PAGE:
Sunday, February 28, 2010

Yuengling Beer.

Never heard of it.

Apparently the Canadian Prime Minister isn't going to get to sample any any time soon either.

And if you're not too sure what I'm referring to,  then you need to just unplug your computer right now and throw it out the nearest window. Oh, and take a hammer to your TV while you're at it.
Either that,  or you just woke up from a  17 day coma,  in which case all is forgiven.

Turns out,  in a fashion typical of most politicians,  they managed to totally screw up the bet anyway.  Who wants to have someone buy you a case of Molsons?

What's that all about?

Isn't the guy who loses the bet supposed to humbly drop off the beer at the winner's front door?  I'm sure Obama can find 24 Sussex.

There's enough links in there for a brain damaged three year old to figure it out,  so go crazy.

A parallel universe.

A parallel universe was where I thought I was this morning when I heard the medal standings at the Vancouver Olympics.
I mean,  the first thing I said was, "What on Earth?"
And then I got to thinking that just perhaps we had some how slipped through to another dimension,  since the possibility of such an occurrence on this Earth was pretty far fetched.

I mean,  how is it even possible?

Didn't we always suck?

Also,  I tend to equate medal standings to the population of a nation,  such that say, China should have what?  fifty thousand times the number of medals of anyone else?  I'm just being facetious here,  but you know what I'm saying.   It's like when the Yanks go on about how many of their brave young men have fallen in the desert.  Sorry,  but based on our relative populations,  we've lost WAY more soldiers.

Just one of my pet peeves.

We're still contemplating hitting a hotel tonight to take in the Canada/USA hockey game.  This whole business of living in a foreign country during the Olympics was very poorly planned,  I must say.
Somehow we didn't co-ordinate the long term career plans of my travelling companion with the inner workings of the IOC.

Who knew?

Yesterday we decided to go out on the main drag for a little stroll.  Lemme tell ya,  Mariahilfer Strasse on a Saturday afternoon is NUTS.   Just think of the busiest commercial street in any major city.  It's right up there.
Beggars,  Pick-pockets,  Shoppers.  In that order of annoyance.

So happens though we did find a really nice little restaurant just off the beaten path.  It was down past one of the first Churches we went to a few weeks back.  I'd make reference to hypothermia,  but that would just be confusing,  since it's been an underlying theme for all of the Church visits up to this point.
I made sure I asked for a card from this place,  since we not only want to go back, but wouldn't mind recommending it to anyone looking for a decent place to eat.   They don't have a website for me to link to,  but I'll stick in the name just the same.  It's "Frascati",  and a firm knowledge of Italian doesn't help,  but German seemed to work just fine.  Of course,  most all the staff had thick Italian accents.  I put in a google map link if you're at all interested,  here...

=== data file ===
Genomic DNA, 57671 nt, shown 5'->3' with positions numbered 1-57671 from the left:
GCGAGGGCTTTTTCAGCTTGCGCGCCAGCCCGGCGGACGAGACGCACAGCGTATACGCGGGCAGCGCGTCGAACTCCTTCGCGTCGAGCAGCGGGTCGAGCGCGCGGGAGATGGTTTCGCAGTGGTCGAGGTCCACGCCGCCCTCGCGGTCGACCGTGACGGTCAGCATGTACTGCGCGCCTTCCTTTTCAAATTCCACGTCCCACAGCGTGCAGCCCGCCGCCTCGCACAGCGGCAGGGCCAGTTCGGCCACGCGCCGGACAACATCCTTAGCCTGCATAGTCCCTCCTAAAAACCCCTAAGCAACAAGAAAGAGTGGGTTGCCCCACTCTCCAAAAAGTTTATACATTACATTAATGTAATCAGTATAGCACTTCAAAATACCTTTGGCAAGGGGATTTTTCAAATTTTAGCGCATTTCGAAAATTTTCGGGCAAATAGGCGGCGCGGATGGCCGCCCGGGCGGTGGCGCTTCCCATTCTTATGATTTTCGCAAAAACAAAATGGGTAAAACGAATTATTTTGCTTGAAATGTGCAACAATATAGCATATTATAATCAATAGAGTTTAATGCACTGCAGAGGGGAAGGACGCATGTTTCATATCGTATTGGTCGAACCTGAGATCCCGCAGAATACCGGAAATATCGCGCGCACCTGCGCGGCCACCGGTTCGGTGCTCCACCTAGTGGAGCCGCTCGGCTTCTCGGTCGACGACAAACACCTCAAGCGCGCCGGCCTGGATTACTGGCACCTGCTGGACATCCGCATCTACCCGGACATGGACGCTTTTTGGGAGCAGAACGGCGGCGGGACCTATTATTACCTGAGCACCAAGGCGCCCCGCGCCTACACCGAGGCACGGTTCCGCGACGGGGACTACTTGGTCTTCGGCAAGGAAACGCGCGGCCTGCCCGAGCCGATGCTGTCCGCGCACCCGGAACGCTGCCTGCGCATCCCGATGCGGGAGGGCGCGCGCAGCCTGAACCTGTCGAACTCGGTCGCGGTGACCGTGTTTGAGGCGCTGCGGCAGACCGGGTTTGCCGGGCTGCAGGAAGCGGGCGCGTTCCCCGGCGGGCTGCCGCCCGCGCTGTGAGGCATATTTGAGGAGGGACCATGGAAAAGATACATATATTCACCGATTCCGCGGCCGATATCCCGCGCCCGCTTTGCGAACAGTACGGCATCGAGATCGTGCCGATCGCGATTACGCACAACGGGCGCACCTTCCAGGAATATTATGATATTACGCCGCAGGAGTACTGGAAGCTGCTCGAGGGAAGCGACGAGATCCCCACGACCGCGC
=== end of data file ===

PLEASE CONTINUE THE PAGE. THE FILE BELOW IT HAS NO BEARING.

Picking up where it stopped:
I think I was mostly intrigued by the view looking south off Mariahilfer,  so we simply decided to wander down one of the side streets.

Anyway,  since we didn't think we were all that hungry,  we decided to order one pizza between us.  I mean,  the pizzas were running around €8,  so really,  how big could one be?  Well,  turns out that was a good plan,  since the very obvious tourists who were at a neighbouring table thought they'd order one pizza each.
The look on their faces when their meal arrived was worth the price of admission.
There wasn't really enough room on the table.

So that makes for numerous reasons to go back.  First of all,  decent sized portions with decent service,  and the most important criteria of all,  a non-smoking section that was almost in the next district from the smokers.  Pretty rare in Vienna I'm afraid.  Normally the "non-smoking" section in restaurants here is pretty lame, and tends to be not only within sight and smell of the smokers,  but it always seems to work that the ventilation system,  if there is one,  manages to pull all the smoke out past the non-smokers.
Makes for such an enjoyable dining experience.

Just to add to the bedlam on Mariahilfer,  we couldn't help but notice that the constabulary were out directing traffic.  It wasn't making any sense that they were not allowing cars to go east,  while westbound traffic was OK. 
We had learned through bad experience back in December,  that the very best place for the car on a Saturday afternoon is right down in the parking garage,  'cause you might get out,  but getting back home again might prove to be impossible.
Yesterday would have been no exception,  since a bunch of knobs decided to have a protest right at the intersection of Mariahilfer and Schottenfeldgasse.    At first I felt rather bad for all the traffic that got stopped,  but on second thought,  I just figured it didn't take me that long to learn,  what's wrong with you people?

Get a clue.

After having a brief look at the "protest",  I also came to realise that this was the same raggedy assed smelly bunch that used to protest this or that when I went to school back in the 70s!
It was like stepping back in time....